Once benzene enters the digestive system, it is metabolized, and certain metabolites can be measured in the urine.
Another process, called toluene disproportionation, may be used when the goal is to produce aromatics called xylenes (there are three types of xylenes) along with benzene.
In 1987, OSHA estimated that about 237,000 workers in the United States were potentially exposed to benzene, and it is not known if this number has substantially changed since then.
EPA requires that spills or accidental releases into the environment of 10 pounds (4.5 kg) or more of benzene should be reported to the agency.
Animal studies have shown low birth weights, delayed bone formation, and bone marrow damage when pregnant animals breathed benzene.
During the reaction, some toluene molecules lose their methyl groups to produce benzene molecules (as above), while other toluene molecules gain methyl groups to produce xylene molecules (each of which has two methyl groups).
In 1845, Charles Mansfield, working under August Wilhelm von Hofmann, isolated benzene from coal tar.
Industries that involve the use of benzene include rubber manufacturers, oil refineries, chemical plants, shoe manufacturers, and gasoline-related industries.
Workers in various industries that make or use benzene may be at risk of exposure to high levels of this carcinogenic chemical.
The industrial production of benzene relies on three major chemical processes: catalytic reforming, toluene hydrodealkylation, and steam cracking.
Water and soil contamination are important pathways for the transmission of benzene.
Benzene can participate in several types of reactions, some of which are given below.
The latter may be blended with other hydrocarbons as a gasoline additive, or distilled to separate it into its components, including benzene.
European petrol (gasoline) specifications now contain the same one percent limit on benzene content.
In 2005, after an explosion at the China National Petroleum Corporation (CNPC) factory in Jilin, China, benzene leaked into the Songhua River.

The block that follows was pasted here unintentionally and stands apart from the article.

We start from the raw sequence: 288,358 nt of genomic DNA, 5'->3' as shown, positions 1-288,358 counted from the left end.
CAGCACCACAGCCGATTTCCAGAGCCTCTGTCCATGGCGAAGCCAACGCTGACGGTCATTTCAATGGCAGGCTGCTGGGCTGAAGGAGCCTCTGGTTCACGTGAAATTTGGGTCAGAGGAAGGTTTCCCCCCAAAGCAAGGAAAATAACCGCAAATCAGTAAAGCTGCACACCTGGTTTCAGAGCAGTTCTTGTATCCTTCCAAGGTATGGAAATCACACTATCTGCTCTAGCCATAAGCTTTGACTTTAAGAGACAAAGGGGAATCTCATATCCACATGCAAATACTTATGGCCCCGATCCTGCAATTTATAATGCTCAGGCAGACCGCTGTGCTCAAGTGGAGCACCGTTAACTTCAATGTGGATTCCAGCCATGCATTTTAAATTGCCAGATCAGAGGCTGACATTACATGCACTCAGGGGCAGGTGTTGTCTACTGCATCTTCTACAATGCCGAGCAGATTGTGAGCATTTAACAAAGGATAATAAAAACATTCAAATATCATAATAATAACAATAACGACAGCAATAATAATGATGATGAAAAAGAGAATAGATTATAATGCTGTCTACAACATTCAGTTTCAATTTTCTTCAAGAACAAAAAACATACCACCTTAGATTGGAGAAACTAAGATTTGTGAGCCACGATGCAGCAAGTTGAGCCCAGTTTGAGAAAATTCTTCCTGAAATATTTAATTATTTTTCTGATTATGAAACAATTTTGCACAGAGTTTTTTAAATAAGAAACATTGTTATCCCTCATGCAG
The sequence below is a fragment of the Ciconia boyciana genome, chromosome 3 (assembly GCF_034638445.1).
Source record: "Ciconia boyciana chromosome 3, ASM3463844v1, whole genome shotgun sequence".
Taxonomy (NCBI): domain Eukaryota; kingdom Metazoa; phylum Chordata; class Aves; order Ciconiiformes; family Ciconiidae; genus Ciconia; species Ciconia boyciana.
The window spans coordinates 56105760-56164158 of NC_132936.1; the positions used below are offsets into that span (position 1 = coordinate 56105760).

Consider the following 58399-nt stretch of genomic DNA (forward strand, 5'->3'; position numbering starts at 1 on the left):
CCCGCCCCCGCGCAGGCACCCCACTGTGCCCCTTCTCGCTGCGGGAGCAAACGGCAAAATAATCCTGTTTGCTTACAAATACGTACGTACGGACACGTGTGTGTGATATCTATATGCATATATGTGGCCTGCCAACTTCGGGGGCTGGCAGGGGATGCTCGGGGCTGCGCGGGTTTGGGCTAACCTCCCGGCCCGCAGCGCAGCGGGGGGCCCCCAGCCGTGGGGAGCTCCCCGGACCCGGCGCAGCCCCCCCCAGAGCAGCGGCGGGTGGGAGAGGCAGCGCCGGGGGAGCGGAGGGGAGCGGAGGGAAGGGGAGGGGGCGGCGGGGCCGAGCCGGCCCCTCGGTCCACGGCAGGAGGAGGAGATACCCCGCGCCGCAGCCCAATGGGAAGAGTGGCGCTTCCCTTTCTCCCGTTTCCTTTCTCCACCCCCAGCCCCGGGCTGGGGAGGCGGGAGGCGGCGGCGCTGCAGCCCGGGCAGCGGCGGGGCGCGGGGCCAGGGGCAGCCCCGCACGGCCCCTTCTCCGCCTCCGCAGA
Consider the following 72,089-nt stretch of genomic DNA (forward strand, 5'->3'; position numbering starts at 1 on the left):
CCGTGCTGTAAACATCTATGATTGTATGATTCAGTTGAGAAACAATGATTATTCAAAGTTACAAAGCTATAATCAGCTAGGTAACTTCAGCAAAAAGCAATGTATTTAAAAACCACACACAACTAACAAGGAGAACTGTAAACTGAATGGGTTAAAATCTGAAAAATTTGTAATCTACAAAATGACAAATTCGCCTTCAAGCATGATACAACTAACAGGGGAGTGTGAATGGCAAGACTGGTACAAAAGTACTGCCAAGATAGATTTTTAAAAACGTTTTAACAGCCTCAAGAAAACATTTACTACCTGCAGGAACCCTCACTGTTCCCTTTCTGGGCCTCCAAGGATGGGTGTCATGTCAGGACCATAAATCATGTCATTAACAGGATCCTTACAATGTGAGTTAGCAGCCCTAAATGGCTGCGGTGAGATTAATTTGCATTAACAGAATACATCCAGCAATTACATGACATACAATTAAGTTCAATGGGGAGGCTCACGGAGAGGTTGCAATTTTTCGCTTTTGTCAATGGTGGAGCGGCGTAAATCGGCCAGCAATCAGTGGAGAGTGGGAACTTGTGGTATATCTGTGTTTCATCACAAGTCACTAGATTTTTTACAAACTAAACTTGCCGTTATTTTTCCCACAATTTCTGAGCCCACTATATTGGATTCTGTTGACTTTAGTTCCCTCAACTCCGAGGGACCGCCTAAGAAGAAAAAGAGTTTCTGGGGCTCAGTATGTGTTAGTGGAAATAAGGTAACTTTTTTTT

Up until World War II, benzene was produced mainly as a byproduct of coke production in the steel industry.
The cyclic nature of benzene was finally confirmed by the crystallographer Kathleen Lonsdale.
Using the technique known as X-ray diffraction, researchers discovered that all the carbon-carbon (C-C) bonds in benzene have the same length (140 picometers (pm)).
Benzene (also known as benzol or -annulene) is a colorless, flammable, sweet-smelling liquid.
Benzene has been the subject of studies by many famous scientists, including Michael Faraday and Linus Pauling.
The linking of two benzene rings gives biphenyl (C6H5-C6H5).
Today, most benzene comes from the petrochemical industry, with only a small fraction being produced from coal.
Eating or drinking foods containing high levels of benzene can cause vomiting, stomach irritation, dizziness, sleepiness, convulsions, rapid heart rate, and death.
The U.S. Environmental Protection Agency (EPA) has set the maximum permissible level of benzene in drinking water at 0.005 milligrams per liter (0.005 mg/L).
Another test measures benzene in the blood; but because benzene disappears rapidly from the blood, measurements are accurate only for recent exposures.
Today, benzene is mainly used as an intermediate to make a variety of other chemicals.
In 1903, Lugwig Roselius popularized the use of benzene to decaffeinate coffee.
Trace amounts of benzene may result whenever carbon-rich materials undergo incomplete combustion.
Scientists who were familiar with the chemical formula of benzene (C6H6) were mystified about its molecular structure.
Benzene damages the bone marrow and can cause a decrease in the production of red blood cells, leading to anemia.
The U.S. Department of Health and Human Services (DHHS) classifies benzene as a human carcinogen.
The aromatic products are extracted from the reaction mixture with any of a number of solvents, such as diethylene glycol or sulfolane, and benzene is separated from the other aromatics by distillation.
Long-term exposure to high levels of benzene in the air can cause leukemia, a potentially fatal cancer of the blood-forming organs.
The major effect of benzene from chronic (long-term) exposure is on the blood.
Friedrich August Kekulй von Stradonitz is usually credited with being the first to deduce the ring structure of benzene, in 1865.
Consequently, before the 1950s, gasoline often contained several percent benzene.